Copenhagen climate deal: Europe falls into line

At 2am, about four hours after the US first called the Copenhagen climate deal done, the European Union has finally fallen into line, albeit with visible reluctance. The EU has signed up to the ‘Copenhagen Accord’, while complaining about most of its details.

Gordon Brown has been taking a similar tack, describing the accord as a “first step”, pleading understanding of the difficulties inherent in reaching agreement among 192 countries, and raising the prospect of strengthening the agreement next year.

As weary observers dozed in the front row of the press centre, Fredrik Reinfeldt, prime minister of Sweden which holds the rotating EU presidency, and Jose Manuel Barroso, president of the European Commission complained about the weakness of the deal.

Reinfeldt could also not resist a dig at US president Barack Obama.

Mr Barroso said he thought the accord had some good aspects, but he seemed somewhat stretched to say what they were. His main point was: “This accord was better than no accord”.

He approved of the aspiration to limit the rise in global temperatures to no more than 2°C, but was forced to admit that the emissions curbs agreed at Copenhagen – all the same ones that countries turned up with – would not put the world on a track to stay inside that limit.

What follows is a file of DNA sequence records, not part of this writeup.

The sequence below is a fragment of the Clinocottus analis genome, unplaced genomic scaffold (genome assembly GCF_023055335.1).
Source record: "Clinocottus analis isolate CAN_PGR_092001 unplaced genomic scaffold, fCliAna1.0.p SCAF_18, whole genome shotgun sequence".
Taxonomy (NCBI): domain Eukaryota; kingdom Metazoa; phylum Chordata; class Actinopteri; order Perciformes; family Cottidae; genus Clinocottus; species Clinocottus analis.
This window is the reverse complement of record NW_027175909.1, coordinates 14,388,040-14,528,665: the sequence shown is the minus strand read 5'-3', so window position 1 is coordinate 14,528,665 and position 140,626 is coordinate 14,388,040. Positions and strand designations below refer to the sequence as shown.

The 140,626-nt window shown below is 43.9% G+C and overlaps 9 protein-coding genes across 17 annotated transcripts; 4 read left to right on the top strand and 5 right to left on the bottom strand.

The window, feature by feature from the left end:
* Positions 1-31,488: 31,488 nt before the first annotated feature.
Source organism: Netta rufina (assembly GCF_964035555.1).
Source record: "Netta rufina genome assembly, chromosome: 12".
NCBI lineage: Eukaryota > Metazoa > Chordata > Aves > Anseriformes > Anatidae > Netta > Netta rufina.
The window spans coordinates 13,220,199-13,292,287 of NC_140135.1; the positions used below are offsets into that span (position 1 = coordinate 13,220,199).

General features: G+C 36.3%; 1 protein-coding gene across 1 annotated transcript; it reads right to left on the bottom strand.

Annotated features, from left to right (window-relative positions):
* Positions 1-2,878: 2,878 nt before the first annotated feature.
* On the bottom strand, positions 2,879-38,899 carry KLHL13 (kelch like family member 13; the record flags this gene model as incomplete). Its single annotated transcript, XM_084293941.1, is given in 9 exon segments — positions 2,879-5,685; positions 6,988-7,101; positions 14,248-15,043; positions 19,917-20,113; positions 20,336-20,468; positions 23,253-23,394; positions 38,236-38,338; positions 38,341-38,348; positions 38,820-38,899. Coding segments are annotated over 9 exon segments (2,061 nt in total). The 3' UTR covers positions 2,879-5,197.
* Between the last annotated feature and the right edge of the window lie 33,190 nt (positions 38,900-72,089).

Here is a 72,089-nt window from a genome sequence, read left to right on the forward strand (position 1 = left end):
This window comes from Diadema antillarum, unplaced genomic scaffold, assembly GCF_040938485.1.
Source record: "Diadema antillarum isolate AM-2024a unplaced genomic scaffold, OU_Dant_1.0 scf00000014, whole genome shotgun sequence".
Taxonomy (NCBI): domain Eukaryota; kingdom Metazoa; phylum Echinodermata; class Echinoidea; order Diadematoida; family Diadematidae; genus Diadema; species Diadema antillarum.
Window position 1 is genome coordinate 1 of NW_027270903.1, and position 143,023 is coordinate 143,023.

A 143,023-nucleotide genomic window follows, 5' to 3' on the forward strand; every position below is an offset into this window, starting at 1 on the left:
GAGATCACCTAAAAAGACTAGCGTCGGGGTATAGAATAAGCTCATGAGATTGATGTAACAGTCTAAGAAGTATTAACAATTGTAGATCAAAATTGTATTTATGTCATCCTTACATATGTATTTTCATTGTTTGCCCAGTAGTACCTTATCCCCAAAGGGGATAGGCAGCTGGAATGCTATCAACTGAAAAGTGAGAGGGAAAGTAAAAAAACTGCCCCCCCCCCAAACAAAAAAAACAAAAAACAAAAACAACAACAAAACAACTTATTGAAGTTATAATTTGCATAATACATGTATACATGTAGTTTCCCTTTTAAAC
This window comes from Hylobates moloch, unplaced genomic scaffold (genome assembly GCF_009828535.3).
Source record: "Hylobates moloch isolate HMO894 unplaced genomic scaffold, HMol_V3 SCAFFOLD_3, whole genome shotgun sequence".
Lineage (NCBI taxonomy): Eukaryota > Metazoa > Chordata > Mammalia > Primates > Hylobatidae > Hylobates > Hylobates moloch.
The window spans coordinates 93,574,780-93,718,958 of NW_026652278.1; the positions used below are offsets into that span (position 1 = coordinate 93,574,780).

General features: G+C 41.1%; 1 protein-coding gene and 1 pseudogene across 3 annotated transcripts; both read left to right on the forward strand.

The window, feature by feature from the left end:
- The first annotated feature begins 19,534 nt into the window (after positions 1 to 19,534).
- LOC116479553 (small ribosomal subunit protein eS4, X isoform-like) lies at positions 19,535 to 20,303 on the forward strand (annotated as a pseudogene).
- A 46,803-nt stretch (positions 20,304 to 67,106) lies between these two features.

Reinfeldt admitted: “It is not delivering on the 2°C limit: it needs more to be done.”

The blame for the disappointment expressed by both Barroso and Reinfeldt was pointed in only one direction: at the US. Barroso said.

“They are not in the range where the EU, Japan and other countries are, with regard to mitigation [emissions cuts],”

Renfeldt observed tartly that he and Barroso had at least stayed in the meeting of about 30 leaders that agreed the accord until it was over; unlike Obama, who raced from the conference centre and was on the aeroplane not long after 11pm.

“The level of ambition honestly is not what we had been hoping for,” Barroso said.

“In ambition we were always leading. But in fact we were not leading when it came to the point of lowering ambition. Others were much more influential than we were when it was the business of reducing ambition.”

He concluded:

Copenhagen was a first step, but we need many more steps in the future

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